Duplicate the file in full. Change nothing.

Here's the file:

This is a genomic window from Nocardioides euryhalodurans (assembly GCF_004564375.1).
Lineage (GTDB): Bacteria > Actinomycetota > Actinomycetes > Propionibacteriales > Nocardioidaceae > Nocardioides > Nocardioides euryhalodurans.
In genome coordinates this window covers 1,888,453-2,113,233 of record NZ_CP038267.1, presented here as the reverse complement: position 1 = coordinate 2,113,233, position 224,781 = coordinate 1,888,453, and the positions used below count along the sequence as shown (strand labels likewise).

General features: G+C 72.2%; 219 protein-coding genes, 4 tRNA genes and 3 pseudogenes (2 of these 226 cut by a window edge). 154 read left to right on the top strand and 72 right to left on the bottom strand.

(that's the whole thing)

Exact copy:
This is a genomic window from Nocardioides euryhalodurans (assembly GCF_004564375.1).
Lineage (GTDB): Bacteria > Actinomycetota > Actinomycetes > Propionibacteriales > Nocardioidaceae > Nocardioides > Nocardioides euryhalodurans.
In genome coordinates this window covers 1,888,453-2,113,233 of record NZ_CP038267.1, presented here as the reverse complement: position 1 = coordinate 2,113,233, position 224,781 = coordinate 1,888,453, and the positions used below count along the sequence as shown (strand labels likewise).

General features: G+C 72.2%; 219 protein-coding genes, 4 tRNA genes and 3 pseudogenes (2 of these 226 cut by a window edge). 154 read left to right on the top strand and 72 right to left on the bottom strand.